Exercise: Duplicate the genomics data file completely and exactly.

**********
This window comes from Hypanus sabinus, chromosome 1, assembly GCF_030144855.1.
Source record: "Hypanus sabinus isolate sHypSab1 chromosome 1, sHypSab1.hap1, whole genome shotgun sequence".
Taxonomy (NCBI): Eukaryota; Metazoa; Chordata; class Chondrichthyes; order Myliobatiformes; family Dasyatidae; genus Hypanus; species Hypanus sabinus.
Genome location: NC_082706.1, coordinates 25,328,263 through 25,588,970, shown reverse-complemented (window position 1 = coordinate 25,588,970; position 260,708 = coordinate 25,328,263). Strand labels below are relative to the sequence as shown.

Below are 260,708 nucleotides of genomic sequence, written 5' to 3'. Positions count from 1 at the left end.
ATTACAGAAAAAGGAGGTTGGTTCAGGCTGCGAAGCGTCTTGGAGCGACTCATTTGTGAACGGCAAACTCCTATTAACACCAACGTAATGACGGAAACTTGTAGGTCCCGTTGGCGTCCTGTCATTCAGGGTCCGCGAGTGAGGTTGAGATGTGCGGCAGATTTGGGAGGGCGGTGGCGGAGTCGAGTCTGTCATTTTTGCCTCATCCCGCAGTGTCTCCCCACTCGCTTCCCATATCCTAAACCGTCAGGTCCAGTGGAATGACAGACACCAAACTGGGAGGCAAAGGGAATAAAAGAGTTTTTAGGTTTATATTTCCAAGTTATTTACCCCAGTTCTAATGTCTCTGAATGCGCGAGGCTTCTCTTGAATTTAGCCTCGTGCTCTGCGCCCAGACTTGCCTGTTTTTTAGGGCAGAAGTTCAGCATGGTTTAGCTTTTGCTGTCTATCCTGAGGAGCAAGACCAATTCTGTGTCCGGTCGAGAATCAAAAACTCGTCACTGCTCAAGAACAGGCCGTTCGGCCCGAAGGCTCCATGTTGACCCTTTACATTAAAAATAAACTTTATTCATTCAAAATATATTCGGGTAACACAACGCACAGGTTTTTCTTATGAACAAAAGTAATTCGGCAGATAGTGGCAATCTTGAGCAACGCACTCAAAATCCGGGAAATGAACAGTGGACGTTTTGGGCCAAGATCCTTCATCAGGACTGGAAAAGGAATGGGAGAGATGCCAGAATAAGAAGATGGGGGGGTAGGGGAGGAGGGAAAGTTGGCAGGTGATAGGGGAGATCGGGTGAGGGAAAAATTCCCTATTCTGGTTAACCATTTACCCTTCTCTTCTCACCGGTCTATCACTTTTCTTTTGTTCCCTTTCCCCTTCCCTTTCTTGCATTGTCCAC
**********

This window comes from Hypanus sabinus, chromosome 1, assembly GCF_030144855.1.
Source record: "Hypanus sabinus isolate sHypSab1 chromosome 1, sHypSab1.hap1, whole genome shotgun sequence".
Taxonomy (NCBI): Eukaryota; Metazoa; Chordata; class Chondrichthyes; order Myliobatiformes; family Dasyatidae; genus Hypanus; species Hypanus sabinus.
Genome location: NC_082706.1, coordinates 25,328,263 through 25,588,970, shown reverse-complemented (window position 1 = coordinate 25,588,970; position 260,708 = coordinate 25,328,263). Strand labels below are relative to the sequence as shown.

Below are 260,708 nucleotides of genomic sequence, written 5' to 3'. Positions count from 1 at the left end.
ATTACAGAAAAAGGAGGTTGGTTCAGGCTGCGAAGCGTCTTGGAGCGACTCATTTGTGAACGGCAAACTCCTATTAACACCAACGTAATGACGGAAACTTGTAGGTCCCGTTGGCGTCCTGTCATTCAGGGTCCGCGAGTGAGGTTGAGATGTGCGGCAGATTTGGGAGGGCGGTGGCGGAGTCGAGTCTGTCATTTTTGCCTCATCCCGCAGTGTCTCCCCACTCGCTTCCCATATCCTAAACCGTCAGGTCCAGTGGAATGACAGACACCAAACTGGGAGGCAAAGGGAATAAAAGAGTTTTTAGGTTTATATTTCCAAGTTATTTACCCCAGTTCTAATGTCTCTGAATGCGCGAGGCTTCTCTTGAATTTAGCCTCGTGCTCTGCGCCCAGACTTGCCTGTTTTTTAGGGCAGAAGTTCAGCATGGTTTAGCTTTTGCTGTCTATCCTGAGGAGCAAGACCAATTCTGTGTCCGGTCGAGAATCAAAAACTCGTCACTGCTCAAGAACAGGCCGTTCGGCCCGAAGGCTCCATGTTGACCCTTTACATTAAAAATAAACTTTATTCATTCAAAATATATTCGGGTAACACAACGCACAGGTTTTTCTTATGAACAAAAGTAATTCGGCAGATAGTGGCAATCTTGAGCAACGCACTCAAAATCCGGGAAATGAACAGTGGACGTTTTGGGCCAAGATCCTTCATCAGGACTGGAAAAGGAATGGGAGAGATGCCAGAATAAGAAGATGGGGGGGTAGGGGAGGAGGGAAAGTTGGCAGGTGATAGGGGAGATCGGGTGAGGGAAAAATTCCCTATTCTGGTTAACCATTTACCCTTCTCTTCTCACCGGTCTATCACTTTTCTTTTGTTCCCTTTCCCCTTCCCTTTCTTGCATTGTCCAC